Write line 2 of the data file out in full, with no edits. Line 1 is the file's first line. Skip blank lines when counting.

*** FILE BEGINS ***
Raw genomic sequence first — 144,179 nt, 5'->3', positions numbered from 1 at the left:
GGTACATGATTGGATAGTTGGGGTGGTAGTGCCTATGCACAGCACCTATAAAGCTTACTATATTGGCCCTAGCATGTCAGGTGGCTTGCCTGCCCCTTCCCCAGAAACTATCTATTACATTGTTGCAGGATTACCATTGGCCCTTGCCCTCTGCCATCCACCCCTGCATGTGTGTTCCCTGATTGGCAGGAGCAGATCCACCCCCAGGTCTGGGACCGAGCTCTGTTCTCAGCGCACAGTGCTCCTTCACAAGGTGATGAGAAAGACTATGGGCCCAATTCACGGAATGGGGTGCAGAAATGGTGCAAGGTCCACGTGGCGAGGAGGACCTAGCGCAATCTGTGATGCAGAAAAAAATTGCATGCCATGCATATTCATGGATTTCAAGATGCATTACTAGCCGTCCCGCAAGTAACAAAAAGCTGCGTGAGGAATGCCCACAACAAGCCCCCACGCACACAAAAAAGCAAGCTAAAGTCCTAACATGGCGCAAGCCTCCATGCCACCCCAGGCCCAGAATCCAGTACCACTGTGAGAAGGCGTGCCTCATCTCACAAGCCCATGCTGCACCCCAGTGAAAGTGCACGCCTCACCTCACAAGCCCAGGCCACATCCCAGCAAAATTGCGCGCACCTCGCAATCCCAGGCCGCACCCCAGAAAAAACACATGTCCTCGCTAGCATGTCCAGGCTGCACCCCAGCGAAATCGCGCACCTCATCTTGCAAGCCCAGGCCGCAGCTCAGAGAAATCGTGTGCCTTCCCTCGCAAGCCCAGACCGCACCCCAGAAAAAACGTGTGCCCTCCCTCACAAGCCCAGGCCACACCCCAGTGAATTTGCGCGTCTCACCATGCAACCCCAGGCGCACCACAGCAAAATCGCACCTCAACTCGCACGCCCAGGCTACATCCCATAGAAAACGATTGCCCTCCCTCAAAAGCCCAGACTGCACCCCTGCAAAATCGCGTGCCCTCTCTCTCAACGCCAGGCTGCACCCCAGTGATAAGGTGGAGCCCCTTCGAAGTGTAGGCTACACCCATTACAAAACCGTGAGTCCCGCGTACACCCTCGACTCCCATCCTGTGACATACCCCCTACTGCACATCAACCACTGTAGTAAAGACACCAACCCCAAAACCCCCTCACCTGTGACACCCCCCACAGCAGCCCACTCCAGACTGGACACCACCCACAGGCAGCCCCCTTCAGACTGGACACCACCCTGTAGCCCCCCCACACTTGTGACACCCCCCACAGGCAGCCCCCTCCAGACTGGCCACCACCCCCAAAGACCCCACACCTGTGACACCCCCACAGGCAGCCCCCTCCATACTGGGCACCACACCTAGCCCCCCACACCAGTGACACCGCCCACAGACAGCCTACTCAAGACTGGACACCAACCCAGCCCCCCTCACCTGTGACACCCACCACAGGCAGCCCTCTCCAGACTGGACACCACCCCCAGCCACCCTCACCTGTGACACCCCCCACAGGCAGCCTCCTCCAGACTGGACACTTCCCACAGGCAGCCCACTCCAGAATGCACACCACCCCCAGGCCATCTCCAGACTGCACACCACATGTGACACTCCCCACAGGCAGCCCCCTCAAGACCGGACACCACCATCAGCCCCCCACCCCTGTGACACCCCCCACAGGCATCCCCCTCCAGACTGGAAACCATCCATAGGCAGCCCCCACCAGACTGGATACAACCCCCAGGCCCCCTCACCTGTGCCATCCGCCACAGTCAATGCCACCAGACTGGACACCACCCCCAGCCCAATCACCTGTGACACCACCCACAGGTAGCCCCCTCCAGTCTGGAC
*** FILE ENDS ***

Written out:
GGTACATGATTGGATAGTTGGGGTGGTAGTGCCTATGCACAGCACCTATAAAGCTTACTATATTGGCCCTAGCATGTCAGGTGGCTTGCCTGCCCCTTCCCCAGAAACTATCTATTACATTGTTGCAGGATTACCATTGGCCCTTGCCCTCTGCCATCCACCCCTGCATGTGTGTTCCCTGATTGGCAGGAGCAGATCCACCCCCAGGTCTGGGACCGAGCTCTGTTCTCAGCGCACAGTGCTCCTTCACAAGGTGATGAGAAAGACTATGGGCCCAATTCACGGAATGGGGTGCAGAAATGGTGCAAGGTCCACGTGGCGAGGAGGACCTAGCGCAATCTGTGATGCAGAAAAAAATTGCATGCCATGCATATTCATGGATTTCAAGATGCATTACTAGCCGTCCCGCAAGTAACAAAAAGCTGCGTGAGGAATGCCCACAACAAGCCCCCACGCACACAAAAAAGCAAGCTAAAGTCCTAACATGGCGCAAGCCTCCATGCCACCCCAGGCCCAGAATCCAGTACCACTGTGAGAAGGCGTGCCTCATCTCACAAGCCCATGCTGCACCCCAGTGAAAGTGCACGCCTCACCTCACAAGCCCAGGCCACATCCCAGCAAAATTGCGCGCACCTCGCAATCCCAGGCCGCACCCCAGAAAAAACACATGTCCTCGCTAGCATGTCCAGGCTGCACCCCAGCGAAATCGCGCACCTCATCTTGCAAGCCCAGGCCGCAGCTCAGAGAAATCGTGTGCCTTCCCTCGCAAGCCCAGACCGCACCCCAGAAAAAACGTGTGCCCTCCCTCACAAGCCCAGGCCACACCCCAGTGAATTTGCGCGTCTCACCATGCAACCCCAGGCGCACCACAGCAAAATCGCACCTCAACTCGCACGCCCAGGCTACATCCCATAGAAAACGATTGCCCTCCCTCAAAAGCCCAGACTGCACCCCTGCAAAATCGCGTGCCCTCTCTCTCAACGCCAGGCTGCACCCCAGTGATAAGGTGGAGCCCCTTCGAAGTGTAGGCTACACCCATTACAAAACCGTGAGTCCCGCGTACACCCTCGACTCCCATCCTGTGACATACCCCCTACTGCACATCAACCACTGTAGTAAAGACACCAACCCCAAAACCCCCTCACCTGTGACACCCCCCACAGCAGCCCACTCCAGACTGGACACCACCCACAGGCAGCCCCCTTCAGACTGGACACCACCCTGTAGCCCCCCCACACTTGTGACACCCCCCACAGGCAGCCCCCTCCAGACTGGCCACCACCCCCAAAGACCCCACACCTGTGACACCCCCACAGGCAGCCCCCTCCATACTGGGCACCACACCTAGCCCCCCACACCAGTGACACCGCCCACAGACAGCCTACTCAAGACTGGACACCAACCCAGCCCCCCTCACCTGTGACACCCACCACAGGCAGCCCTCTCCAGACTGGACACCACCCCCAGCCACCCTCACCTGTGACACCCCCCACAGGCAGCCTCCTCCAGACTGGACACTTCCCACAGGCAGCCCACTCCAGAATGCACACCACCCCCAGGCCATCTCCAGACTGCACACCACATGTGACACTCCCCACAGGCAGCCCCCTCAAGACCGGACACCACCATCAGCCCCCCACCCCTGTGACACCCCCCACAGGCATCCCCCTCCAGACTGGAAACCATCCATAGGCAGCCCCCACCAGACTGGATACAACCCCCAGGCCCCCTCACCTGTGCCATCCGCCACAGTCAATGCCACCAGACTGGACACCACCCCCAGCCCAATCACCTGTGACACCACCCACAGGTAGCCCCCTCCAGTCTGGAC